“A week ago [in Bahrain] I was with my head down after two laps on Sunday. Frustrated at the sport, frustrated at all the variables that are involved in the sport.

“Sometimes I question why I chose this sport because there are so many other things out of your control and it does get you down a lot – but then when you have a day like this it’s worth 50 of those bad ones.”

It had seemed for a while as though unreliability would again drail Ricciardo’s weekend. A turbo failure during final practice meant that Ricciardo’s session ended in fiery fashion. The team then had just two hours to complete a three-hour job – a complete engine change – in order to get Ricciardo on-track in time for qualifying.

With just three minutes of Q1 remaining, Ricciardo emerged from the garage and scraped through the first part of qualifying. He eventually qualified sixth. It was only the “miraculous” work of his mechanics that saved him from starting last and serving as a reminder of the fine margins by which race weekends are defined.

“A win lost”

For the third consecutive race, Mercedes was left disappointed. Valtteri Bottas may have another 18 points in his pocket but after a perfectly executed strategy and solid race pace, he deserved 25.

Bottas managed to vault ahead of Raikkonen at the start and while Vettel worked to extend the gap in the opening stages, the lead-Mercedes remained in touch with the race-leading Ferrari.

This was crucial when the pit window opened. Bottas dived in on lap 20, switching to the medium compound tyre to commit to a one-stop. A two-second pitstop coupled with a stunning out-lap put Bottas into the undercut window. When Vettel pitted one lap later after a poor in-lap, a 2.8 second stop meant that Bottas had jumped Vettel and seized first place.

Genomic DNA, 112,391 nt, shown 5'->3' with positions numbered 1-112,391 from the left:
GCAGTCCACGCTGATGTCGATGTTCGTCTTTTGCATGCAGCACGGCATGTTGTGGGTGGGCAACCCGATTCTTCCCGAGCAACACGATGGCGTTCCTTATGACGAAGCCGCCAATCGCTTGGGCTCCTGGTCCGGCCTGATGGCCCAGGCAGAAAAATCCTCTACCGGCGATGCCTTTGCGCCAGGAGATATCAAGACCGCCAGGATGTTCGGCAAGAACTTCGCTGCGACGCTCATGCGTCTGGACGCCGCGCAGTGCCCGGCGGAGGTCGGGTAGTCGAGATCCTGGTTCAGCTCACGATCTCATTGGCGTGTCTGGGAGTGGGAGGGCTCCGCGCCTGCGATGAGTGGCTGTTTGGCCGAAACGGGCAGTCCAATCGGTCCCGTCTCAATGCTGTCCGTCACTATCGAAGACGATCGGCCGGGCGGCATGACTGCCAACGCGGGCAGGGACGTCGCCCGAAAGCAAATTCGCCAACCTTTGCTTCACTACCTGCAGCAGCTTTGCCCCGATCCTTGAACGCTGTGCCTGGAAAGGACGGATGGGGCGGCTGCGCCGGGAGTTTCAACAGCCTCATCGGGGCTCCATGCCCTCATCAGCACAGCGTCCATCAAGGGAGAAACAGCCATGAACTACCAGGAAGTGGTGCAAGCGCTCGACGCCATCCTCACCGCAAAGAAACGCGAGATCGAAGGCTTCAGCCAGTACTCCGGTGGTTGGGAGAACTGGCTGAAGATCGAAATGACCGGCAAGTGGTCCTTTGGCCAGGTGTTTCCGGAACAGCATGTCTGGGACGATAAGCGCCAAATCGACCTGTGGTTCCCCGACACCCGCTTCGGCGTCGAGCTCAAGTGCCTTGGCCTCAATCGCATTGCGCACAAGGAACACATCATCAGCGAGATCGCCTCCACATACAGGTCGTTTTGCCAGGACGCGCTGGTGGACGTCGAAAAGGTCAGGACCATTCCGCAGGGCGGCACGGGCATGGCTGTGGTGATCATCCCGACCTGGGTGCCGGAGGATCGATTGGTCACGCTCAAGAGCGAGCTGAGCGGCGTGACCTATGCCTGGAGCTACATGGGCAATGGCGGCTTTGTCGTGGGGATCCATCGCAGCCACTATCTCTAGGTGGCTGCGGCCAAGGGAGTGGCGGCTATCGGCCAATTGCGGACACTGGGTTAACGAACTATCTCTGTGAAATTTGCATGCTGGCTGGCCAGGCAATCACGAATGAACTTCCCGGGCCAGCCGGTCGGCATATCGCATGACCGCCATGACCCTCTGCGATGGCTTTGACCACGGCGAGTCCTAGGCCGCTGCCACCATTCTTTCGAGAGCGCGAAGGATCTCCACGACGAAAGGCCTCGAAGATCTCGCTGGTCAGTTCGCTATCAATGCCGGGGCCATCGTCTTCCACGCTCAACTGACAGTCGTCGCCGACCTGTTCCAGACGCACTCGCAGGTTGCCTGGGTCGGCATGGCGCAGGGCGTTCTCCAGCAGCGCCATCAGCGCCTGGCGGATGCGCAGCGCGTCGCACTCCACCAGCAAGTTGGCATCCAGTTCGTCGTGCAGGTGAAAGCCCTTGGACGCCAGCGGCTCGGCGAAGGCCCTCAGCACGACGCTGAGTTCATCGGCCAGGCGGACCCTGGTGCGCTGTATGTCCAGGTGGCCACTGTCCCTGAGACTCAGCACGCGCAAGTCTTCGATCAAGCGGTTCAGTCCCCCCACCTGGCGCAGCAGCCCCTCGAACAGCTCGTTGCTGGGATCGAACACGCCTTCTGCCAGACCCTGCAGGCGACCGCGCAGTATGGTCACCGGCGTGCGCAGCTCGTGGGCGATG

The timing of the safety car hampered both drivers, as they had passed safety car line one when it was deployed, meaning that they were unable to pit.

“The race was going pretty well for us and we were looking strong all the way, until the guys, during the safety car, stopped and we were in trouble then with Daniel and nearly with Kimi in the end.

“It is disappointing. We were giving everything we had and it kind of felt like we deserved victory – but not today.”

Less hero, more zero

 

 

Flashes of brilliance soured by moments of madness, Verstappen’s desire to win exceeded his almighty talent in China.

The weekend started in promising fashion. His strong pace was evident on Friday, where he recorded the second fastest long-run pace – only beaten by Vettel – based on average lap times. His 1m39.07s eclipsed the Mercedes duo by a tenth.

In the race, Verstappen delivered a sensational opening lap. He dispatched Hamilton at Turn 2 and proceeded to drive around the outside of Raikkonen at Turn 6, making the 20-time race winner look like a rookie.

When Red Bull pitted under the safety car, Verstappen emerged in fourth and with track position over his team-mate. He had time on his side, with 21 laps in which to make three overtakes. Instead of delivering decisive moves at the right times, Verstappen fluffed his lines.